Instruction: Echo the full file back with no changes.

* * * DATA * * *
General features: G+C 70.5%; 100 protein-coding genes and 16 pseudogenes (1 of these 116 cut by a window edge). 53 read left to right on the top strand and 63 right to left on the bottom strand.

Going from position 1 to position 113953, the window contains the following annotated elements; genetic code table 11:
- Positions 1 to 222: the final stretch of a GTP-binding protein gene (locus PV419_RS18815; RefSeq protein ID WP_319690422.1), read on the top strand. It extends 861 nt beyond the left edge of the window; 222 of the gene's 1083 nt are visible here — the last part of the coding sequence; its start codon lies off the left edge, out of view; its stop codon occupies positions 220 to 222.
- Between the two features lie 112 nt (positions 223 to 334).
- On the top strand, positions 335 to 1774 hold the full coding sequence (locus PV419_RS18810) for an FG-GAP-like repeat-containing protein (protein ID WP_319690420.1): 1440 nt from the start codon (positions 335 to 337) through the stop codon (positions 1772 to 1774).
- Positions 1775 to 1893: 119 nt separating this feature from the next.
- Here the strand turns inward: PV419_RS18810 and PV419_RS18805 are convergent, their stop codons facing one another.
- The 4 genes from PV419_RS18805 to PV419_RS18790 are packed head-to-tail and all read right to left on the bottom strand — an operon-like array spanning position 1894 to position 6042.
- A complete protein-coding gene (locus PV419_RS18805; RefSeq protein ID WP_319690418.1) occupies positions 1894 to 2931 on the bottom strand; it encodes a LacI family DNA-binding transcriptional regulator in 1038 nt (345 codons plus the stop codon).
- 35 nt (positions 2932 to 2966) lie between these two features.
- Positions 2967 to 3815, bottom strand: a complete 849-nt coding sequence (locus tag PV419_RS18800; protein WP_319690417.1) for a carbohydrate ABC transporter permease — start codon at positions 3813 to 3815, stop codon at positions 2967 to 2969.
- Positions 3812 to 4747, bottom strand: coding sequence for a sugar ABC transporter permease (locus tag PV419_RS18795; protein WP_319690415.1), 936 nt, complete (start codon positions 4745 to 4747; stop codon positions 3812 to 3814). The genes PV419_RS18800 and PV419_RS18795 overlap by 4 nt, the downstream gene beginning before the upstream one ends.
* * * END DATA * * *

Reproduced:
General features: G+C 70.5%; 100 protein-coding genes and 16 pseudogenes (1 of these 116 cut by a window edge). 53 read left to right on the top strand and 63 right to left on the bottom strand.

Going from position 1 to position 113953, the window contains the following annotated elements; genetic code table 11:
- Positions 1 to 222: the final stretch of a GTP-binding protein gene (locus PV419_RS18815; RefSeq protein ID WP_319690422.1), read on the top strand. It extends 861 nt beyond the left edge of the window; 222 of the gene's 1083 nt are visible here — the last part of the coding sequence; its start codon lies off the left edge, out of view; its stop codon occupies positions 220 to 222.
- Between the two features lie 112 nt (positions 223 to 334).
- On the top strand, positions 335 to 1774 hold the full coding sequence (locus PV419_RS18810) for an FG-GAP-like repeat-containing protein (protein ID WP_319690420.1): 1440 nt from the start codon (positions 335 to 337) through the stop codon (positions 1772 to 1774).
- Positions 1775 to 1893: 119 nt separating this feature from the next.
- Here the strand turns inward: PV419_RS18810 and PV419_RS18805 are convergent, their stop codons facing one another.
- The 4 genes from PV419_RS18805 to PV419_RS18790 are packed head-to-tail and all read right to left on the bottom strand — an operon-like array spanning position 1894 to position 6042.
- A complete protein-coding gene (locus PV419_RS18805; RefSeq protein ID WP_319690418.1) occupies positions 1894 to 2931 on the bottom strand; it encodes a LacI family DNA-binding transcriptional regulator in 1038 nt (345 codons plus the stop codon).
- 35 nt (positions 2932 to 2966) lie between these two features.
- Positions 2967 to 3815, bottom strand: a complete 849-nt coding sequence (locus tag PV419_RS18800; protein WP_319690417.1) for a carbohydrate ABC transporter permease — start codon at positions 3813 to 3815, stop codon at positions 2967 to 2969.
- Positions 3812 to 4747, bottom strand: coding sequence for a sugar ABC transporter permease (locus tag PV419_RS18795; protein WP_319690415.1), 936 nt, complete (start codon positions 4745 to 4747; stop codon positions 3812 to 3814). The genes PV419_RS18800 and PV419_RS18795 overlap by 4 nt, the downstream gene beginning before the upstream one ends.